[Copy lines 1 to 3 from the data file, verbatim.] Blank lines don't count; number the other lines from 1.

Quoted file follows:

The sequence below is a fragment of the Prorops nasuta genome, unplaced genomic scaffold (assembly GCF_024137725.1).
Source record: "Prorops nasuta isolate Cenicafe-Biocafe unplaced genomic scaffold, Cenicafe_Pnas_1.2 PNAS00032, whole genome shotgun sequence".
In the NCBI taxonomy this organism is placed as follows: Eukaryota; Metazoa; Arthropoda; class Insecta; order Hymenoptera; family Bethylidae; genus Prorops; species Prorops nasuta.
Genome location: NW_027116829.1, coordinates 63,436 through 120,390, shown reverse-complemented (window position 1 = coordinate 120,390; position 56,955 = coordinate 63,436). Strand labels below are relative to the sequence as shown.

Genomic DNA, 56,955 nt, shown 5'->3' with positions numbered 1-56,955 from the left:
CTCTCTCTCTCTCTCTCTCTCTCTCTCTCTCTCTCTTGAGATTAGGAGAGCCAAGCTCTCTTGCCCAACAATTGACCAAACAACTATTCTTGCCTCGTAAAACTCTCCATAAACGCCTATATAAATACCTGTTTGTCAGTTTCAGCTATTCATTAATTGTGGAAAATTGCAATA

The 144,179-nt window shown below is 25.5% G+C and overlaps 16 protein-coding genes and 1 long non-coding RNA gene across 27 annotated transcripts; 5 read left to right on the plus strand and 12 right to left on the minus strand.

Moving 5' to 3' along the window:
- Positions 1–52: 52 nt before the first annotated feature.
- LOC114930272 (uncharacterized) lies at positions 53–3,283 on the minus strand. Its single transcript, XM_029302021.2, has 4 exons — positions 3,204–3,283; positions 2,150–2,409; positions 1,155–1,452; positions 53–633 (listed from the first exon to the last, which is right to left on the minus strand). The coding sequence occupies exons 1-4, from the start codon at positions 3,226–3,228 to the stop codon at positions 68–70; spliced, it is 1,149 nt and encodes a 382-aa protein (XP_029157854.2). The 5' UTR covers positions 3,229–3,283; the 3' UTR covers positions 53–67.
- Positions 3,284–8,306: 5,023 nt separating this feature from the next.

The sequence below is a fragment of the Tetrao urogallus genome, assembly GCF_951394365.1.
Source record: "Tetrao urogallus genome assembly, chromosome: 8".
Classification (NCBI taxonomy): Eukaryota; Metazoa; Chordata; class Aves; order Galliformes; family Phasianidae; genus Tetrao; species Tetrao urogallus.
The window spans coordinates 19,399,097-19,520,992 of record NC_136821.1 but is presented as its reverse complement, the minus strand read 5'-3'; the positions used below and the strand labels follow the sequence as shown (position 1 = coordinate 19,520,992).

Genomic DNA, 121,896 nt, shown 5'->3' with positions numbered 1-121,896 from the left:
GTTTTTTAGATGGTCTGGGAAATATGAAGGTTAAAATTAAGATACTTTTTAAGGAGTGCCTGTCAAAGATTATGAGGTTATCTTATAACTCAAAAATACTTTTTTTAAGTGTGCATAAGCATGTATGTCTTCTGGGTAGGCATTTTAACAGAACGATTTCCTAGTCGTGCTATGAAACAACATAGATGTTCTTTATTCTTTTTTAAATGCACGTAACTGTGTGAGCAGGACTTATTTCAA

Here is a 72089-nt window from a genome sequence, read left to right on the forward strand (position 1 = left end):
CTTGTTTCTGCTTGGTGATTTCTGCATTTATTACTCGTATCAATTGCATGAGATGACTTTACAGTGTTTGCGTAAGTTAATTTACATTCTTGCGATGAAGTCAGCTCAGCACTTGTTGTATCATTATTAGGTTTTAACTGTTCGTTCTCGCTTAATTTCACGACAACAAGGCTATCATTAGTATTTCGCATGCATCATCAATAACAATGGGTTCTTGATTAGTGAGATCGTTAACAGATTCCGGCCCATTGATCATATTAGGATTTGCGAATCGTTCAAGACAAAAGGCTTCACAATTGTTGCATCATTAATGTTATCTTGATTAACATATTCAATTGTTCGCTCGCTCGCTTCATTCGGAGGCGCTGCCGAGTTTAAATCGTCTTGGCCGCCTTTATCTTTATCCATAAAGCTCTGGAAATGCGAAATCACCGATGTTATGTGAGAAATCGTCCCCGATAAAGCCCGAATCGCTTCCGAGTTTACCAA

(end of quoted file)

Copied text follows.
The sequence below is a fragment of the Prorops nasuta genome, unplaced genomic scaffold (assembly GCF_024137725.1).
Source record: "Prorops nasuta isolate Cenicafe-Biocafe unplaced genomic scaffold, Cenicafe_Pnas_1.2 PNAS00032, whole genome shotgun sequence".
In the NCBI taxonomy this organism is placed as follows: Eukaryota; Metazoa; Arthropoda; class Insecta; order Hymenoptera; family Bethylidae; genus Prorops; species Prorops nasuta.